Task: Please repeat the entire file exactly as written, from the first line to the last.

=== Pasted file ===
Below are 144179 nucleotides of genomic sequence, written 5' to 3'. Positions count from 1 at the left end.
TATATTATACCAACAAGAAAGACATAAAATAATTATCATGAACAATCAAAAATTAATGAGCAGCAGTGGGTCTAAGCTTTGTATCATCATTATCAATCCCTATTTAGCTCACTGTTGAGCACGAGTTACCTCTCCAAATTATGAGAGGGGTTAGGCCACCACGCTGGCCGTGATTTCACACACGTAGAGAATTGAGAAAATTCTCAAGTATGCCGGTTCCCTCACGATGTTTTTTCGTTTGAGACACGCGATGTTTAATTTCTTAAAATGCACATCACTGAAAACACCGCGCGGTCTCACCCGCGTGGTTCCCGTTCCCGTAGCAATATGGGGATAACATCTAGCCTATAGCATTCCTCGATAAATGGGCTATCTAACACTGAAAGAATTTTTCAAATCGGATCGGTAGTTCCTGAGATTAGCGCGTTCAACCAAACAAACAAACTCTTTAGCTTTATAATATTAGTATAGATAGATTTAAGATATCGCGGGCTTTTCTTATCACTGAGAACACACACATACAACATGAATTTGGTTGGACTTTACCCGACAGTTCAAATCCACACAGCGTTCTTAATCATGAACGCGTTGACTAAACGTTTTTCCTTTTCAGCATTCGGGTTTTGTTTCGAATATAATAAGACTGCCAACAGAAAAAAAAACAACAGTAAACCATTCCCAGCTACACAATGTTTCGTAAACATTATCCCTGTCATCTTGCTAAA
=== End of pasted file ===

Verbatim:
Below are 144179 nucleotides of genomic sequence, written 5' to 3'. Positions count from 1 at the left end.
TATATTATACCAACAAGAAAGACATAAAATAATTATCATGAACAATCAAAAATTAATGAGCAGCAGTGGGTCTAAGCTTTGTATCATCATTATCAATCCCTATTTAGCTCACTGTTGAGCACGAGTTACCTCTCCAAATTATGAGAGGGGTTAGGCCACCACGCTGGCCGTGATTTCACACACGTAGAGAATTGAGAAAATTCTCAAGTATGCCGGTTCCCTCACGATGTTTTTTCGTTTGAGACACGCGATGTTTAATTTCTTAAAATGCACATCACTGAAAACACCGCGCGGTCTCACCCGCGTGGTTCCCGTTCCCGTAGCAATATGGGGATAACATCTAGCCTATAGCATTCCTCGATAAATGGGCTATCTAACACTGAAAGAATTTTTCAAATCGGATCGGTAGTTCCTGAGATTAGCGCGTTCAACCAAACAAACAAACTCTTTAGCTTTATAATATTAGTATAGATAGATTTAAGATATCGCGGGCTTTTCTTATCACTGAGAACACACACATACAACATGAATTTGGTTGGACTTTACCCGACAGTTCAAATCCACACAGCGTTCTTAATCATGAACGCGTTGACTAAACGTTTTTCCTTTTCAGCATTCGGGTTTTGTTTCGAATATAATAAGACTGCCAACAGAAAAAAAAACAACAGTAAACCATTCCCAGCTACACAATGTTTCGTAAACATTATCCCTGTCATCTTGCTAAA